Let us make a quick distinction before I tell you a long a story…
The poor people selling cheap imported sugar, clothes, maize, etc in kiosks, at Gikomba and by the roadsides, are NOT the ACTUAL importers! The real importers are billionaire capitalist sharks who prey on the poverty of the nation. Perish that thought that reforming any of those sectors amounts to “targeting poor people”. In fact, before Ruto and Kenya Kwanza harp on this, we will remind him that his Mexican maize imports killed the one last frontier of food security in the country; maize from Kalenjinland, and specifically the Cereals Board.
Importation of cheap sugar killed sugar factories in this country, rendering millions of families in at least four of the old provinces destitute. Liberalisation of the fabric market to allow what they call “mitumba” imports killed the textile industry and cotton growing in at least five of the old provinces. Importation of cheap grain, alongside increasing costs of farm inputs (those who squander fertilizer factory funds and dams money can’t relate) have crippled farmers because they can’t get a return on their farms. The clowns will ask them to divest from maize to avocado, but you get the point.
There is a very simple theory that you don’t need to go to economics school to be taught. Cheap imports kill local manufacturing.. which means the country becomes a net importer, while losing jobs…meaning that we have a weak foreign exchange base and can’t compete…meaning that that cycle that is initially made to look like “poverty mitigation” is the biggest creator of poverty. It’s a conversation only Raila Odinga is willing to have. Oh, and by the way, the only Kenyan cash crop or product whose cheap imported version you don’t hear of is COFFEE…but we know why. Thankfully, Raila also says our “Nescafe” and “Dormans” must from next year be manufactured right here at home.
Back to Mitumba. President Moi used to say often that nothing expresses the indignity of the African man than mitumba. He quipped that “tunavaa nguo ya watu wamegufa”. There is nothing wrong with mitumba, just like there is nothing wrong with the matatu and boda boda industries per se, until they are turned into vote blocks. But everyone in the lower income bracket is there seeking bigger dreams. Part of the problem is that the rich people hiding behind poor sellers do not want reforms in those sectors because the chaos earns them money. The ultimate dream of Uhuru Kenyatta reviving Rivatex and of Raila in actualizing this dream in his presidency, is for all those mitumba sellers to sell locally made apparel. There is no reason local clothing can’t retail for the same prices as mitumba.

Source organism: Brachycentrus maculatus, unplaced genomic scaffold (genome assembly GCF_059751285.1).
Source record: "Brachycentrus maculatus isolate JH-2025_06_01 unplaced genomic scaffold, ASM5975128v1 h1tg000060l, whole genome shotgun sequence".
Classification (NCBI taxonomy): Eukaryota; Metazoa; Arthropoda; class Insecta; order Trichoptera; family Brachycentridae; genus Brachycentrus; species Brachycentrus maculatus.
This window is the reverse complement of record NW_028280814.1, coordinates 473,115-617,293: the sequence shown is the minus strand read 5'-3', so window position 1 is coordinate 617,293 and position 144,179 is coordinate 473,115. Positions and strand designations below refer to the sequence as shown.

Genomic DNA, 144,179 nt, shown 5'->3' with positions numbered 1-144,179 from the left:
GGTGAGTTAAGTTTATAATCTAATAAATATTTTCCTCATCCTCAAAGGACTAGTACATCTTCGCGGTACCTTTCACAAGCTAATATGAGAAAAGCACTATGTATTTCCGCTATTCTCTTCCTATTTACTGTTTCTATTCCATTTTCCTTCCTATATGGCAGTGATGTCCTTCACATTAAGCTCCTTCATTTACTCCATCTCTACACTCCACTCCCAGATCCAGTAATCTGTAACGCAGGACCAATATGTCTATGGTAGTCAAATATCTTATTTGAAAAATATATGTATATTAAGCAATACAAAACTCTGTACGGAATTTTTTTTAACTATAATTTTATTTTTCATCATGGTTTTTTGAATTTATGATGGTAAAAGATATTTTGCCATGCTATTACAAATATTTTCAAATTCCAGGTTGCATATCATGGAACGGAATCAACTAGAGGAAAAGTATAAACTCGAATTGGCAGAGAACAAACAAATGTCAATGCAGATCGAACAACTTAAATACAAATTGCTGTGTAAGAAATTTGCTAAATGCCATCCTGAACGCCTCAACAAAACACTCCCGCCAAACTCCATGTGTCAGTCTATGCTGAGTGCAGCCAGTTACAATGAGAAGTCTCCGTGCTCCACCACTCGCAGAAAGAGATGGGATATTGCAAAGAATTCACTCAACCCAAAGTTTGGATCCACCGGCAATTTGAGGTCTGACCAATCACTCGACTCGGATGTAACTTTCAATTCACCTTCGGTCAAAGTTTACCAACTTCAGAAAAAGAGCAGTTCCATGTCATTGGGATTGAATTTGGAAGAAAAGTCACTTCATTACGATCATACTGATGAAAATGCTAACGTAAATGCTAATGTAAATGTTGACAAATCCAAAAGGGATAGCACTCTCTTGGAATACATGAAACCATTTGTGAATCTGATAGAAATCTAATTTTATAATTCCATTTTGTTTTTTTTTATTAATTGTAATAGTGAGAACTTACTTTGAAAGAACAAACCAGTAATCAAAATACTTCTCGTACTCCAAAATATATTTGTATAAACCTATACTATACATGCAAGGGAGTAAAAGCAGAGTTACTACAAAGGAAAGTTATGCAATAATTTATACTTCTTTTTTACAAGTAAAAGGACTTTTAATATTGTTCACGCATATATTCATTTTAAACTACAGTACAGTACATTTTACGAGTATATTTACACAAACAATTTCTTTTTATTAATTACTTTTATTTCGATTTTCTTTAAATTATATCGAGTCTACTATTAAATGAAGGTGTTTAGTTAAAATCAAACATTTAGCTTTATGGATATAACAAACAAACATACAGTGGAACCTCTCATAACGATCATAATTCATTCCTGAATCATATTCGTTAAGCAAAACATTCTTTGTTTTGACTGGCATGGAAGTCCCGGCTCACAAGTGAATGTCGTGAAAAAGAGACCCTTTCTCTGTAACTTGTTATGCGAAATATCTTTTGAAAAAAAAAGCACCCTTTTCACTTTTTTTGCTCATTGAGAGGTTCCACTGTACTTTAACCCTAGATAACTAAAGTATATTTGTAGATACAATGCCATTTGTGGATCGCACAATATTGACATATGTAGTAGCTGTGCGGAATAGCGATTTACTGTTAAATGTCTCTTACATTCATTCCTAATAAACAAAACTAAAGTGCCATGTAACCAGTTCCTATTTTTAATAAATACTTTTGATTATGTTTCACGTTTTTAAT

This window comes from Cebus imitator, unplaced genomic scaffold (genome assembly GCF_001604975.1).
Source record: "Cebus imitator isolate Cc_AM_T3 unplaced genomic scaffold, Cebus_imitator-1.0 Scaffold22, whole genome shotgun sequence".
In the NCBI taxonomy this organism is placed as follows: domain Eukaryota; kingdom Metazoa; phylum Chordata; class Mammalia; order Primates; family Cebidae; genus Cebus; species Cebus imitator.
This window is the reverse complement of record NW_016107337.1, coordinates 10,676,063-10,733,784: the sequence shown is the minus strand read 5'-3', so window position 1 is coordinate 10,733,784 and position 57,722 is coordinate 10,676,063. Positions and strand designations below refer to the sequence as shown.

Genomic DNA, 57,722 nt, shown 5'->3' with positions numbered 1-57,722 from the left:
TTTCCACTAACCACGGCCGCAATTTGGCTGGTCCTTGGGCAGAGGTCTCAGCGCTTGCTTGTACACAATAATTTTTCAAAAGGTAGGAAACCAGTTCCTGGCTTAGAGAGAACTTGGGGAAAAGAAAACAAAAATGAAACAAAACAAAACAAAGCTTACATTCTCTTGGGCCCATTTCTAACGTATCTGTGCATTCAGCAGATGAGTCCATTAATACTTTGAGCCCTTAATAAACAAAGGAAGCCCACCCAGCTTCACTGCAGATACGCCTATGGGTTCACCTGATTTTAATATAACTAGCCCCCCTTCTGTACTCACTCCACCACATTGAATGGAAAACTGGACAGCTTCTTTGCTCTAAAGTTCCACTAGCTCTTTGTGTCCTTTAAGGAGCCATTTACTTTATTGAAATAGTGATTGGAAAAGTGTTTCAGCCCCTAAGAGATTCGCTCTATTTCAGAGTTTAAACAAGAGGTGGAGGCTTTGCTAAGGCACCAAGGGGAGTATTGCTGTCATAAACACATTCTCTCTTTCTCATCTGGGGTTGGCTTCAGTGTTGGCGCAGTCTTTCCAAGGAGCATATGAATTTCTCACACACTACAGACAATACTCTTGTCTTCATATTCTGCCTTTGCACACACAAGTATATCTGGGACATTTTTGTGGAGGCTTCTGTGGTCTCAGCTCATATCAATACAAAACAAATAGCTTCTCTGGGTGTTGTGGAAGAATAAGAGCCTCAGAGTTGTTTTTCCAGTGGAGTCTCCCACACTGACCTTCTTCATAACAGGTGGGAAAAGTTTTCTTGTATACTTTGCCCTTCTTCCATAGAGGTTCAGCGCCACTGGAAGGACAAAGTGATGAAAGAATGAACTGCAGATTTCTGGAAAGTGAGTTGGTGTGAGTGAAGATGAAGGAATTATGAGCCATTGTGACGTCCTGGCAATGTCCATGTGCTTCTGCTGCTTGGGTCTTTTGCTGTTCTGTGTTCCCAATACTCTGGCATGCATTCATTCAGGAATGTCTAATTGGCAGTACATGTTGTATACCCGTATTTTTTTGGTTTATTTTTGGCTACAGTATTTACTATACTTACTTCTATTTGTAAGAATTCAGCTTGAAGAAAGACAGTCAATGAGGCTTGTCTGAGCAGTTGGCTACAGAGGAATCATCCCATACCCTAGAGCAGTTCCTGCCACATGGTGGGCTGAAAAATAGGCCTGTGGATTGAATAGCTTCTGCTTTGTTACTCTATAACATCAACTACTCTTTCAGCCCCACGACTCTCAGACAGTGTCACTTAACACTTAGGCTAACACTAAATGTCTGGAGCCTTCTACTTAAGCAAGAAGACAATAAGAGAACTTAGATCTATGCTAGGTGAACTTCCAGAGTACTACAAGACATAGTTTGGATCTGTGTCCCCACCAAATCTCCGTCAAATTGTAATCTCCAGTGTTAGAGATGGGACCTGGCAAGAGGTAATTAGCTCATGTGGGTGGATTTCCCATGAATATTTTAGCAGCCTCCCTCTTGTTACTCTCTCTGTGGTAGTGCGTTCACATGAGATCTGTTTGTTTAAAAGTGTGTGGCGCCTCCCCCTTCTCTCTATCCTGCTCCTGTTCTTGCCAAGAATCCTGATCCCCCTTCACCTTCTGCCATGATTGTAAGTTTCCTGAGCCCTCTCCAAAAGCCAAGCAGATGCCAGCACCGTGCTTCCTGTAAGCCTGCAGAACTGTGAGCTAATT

If you have travelled widely like some of us (ok, sorry about how that sounds), you have bumped into Kenyans in shops in Turkey, Dubai (especially those LC Waikiki stores), Congo, the huge Owino market in Kampala or the Kitenge wholesale shops in Arusha..all buying goods in bulk for resale in Nairobi and other Kenyan towns. Some of this is nicknamed mitumba when they get home. Others are cleaned up nicely and sold as “designer wear”. But none matches the quality of our own Rivatex or Kicomi before. It’s slave mentality.
Today, Ruto’s people will think they have hit the jackpot with Raila’s mitumba declaration. Well, first, Raila says nobody is going to be driven out of business because imports are not being banned. But when you hear the floundering Ruto campaign jump on that, it won’t be about mitumba. It will be tribal. Mitumba will become Kikuyu and Raila the Luo now hates Mitumba! The weak will buy the narrative. The brave will ask Kenya Kwanza what “bottom up” is if they want mitumba sellers to remain at the bottom rather than climb up by marketing and selling authentic Kenyan apparel with the potential to create real jobs across the country.
More importantly, I hope Ruto and Kenya Kwanza realise that mitumba was a small footnote in a speech whose highlight was that Raila will declare corruption a national security threat and deal with it “by all means necessary”. Tell Gikomba people that too!